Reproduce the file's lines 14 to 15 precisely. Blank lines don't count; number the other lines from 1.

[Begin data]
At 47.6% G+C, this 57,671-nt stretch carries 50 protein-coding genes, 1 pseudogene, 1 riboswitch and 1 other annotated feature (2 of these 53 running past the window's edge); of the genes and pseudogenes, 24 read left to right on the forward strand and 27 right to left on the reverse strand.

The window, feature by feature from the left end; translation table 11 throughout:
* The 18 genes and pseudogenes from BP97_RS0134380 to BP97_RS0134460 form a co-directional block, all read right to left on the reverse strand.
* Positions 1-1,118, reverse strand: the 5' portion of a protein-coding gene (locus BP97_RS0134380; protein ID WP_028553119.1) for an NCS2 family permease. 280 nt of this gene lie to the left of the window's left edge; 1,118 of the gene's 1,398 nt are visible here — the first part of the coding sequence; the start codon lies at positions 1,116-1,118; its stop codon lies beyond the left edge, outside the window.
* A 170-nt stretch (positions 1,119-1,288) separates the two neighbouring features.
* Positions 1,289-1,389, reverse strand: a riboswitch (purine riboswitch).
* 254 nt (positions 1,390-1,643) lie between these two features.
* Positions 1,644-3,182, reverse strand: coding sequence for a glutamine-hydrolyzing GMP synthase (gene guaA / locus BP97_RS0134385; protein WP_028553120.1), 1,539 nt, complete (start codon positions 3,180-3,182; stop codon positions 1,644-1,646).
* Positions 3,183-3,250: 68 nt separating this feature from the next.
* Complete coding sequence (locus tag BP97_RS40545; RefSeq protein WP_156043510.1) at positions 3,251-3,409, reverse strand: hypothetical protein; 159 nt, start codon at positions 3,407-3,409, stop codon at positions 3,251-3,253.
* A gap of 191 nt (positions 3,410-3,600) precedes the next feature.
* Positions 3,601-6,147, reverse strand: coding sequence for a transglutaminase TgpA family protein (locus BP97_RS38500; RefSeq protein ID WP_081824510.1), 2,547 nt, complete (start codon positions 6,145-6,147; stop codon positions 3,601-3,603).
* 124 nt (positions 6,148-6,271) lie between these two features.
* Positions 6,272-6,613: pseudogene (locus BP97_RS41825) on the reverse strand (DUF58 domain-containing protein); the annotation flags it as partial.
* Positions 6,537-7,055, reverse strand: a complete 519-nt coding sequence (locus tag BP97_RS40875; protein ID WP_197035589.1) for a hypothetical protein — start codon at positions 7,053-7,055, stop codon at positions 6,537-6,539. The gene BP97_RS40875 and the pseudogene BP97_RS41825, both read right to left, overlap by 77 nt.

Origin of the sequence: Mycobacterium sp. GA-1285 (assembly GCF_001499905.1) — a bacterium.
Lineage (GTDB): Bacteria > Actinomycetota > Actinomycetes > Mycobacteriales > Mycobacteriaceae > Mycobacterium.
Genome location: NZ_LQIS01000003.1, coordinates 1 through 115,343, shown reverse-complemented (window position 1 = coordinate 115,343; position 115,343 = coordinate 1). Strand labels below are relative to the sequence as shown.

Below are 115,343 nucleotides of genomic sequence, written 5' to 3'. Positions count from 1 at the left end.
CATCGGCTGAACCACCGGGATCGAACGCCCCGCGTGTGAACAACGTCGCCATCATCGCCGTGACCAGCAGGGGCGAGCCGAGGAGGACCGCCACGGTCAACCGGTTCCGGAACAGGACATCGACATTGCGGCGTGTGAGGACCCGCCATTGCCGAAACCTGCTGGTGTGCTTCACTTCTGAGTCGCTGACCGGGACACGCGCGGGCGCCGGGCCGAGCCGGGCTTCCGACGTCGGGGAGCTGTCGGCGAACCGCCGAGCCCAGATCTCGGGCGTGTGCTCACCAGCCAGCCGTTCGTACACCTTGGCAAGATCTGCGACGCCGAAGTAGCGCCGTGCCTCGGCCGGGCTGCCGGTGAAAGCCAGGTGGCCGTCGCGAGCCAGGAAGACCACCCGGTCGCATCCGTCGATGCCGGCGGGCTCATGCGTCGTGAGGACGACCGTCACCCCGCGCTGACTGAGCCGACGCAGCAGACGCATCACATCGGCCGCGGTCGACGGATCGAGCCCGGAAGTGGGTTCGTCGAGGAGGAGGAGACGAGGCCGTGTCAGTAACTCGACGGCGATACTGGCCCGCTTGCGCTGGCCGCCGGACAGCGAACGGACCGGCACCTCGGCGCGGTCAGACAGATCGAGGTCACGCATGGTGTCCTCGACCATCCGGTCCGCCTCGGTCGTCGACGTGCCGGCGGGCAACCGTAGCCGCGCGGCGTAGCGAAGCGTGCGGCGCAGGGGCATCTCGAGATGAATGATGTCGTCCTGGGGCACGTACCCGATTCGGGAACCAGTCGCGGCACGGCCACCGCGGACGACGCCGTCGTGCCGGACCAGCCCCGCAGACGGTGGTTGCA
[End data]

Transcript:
* Positions 6,272-6,613: pseudogene (locus BP97_RS41825) on the reverse strand (DUF58 domain-containing protein); the annotation flags it as partial.
* Positions 6,537-7,055, reverse strand: a complete 519-nt coding sequence (locus tag BP97_RS40875; protein ID WP_197035589.1) for a hypothetical protein — start codon at positions 7,053-7,055, stop codon at positions 6,537-6,539. The gene BP97_RS40875 and the pseudogene BP97_RS41825, both read right to left, overlap by 77 nt.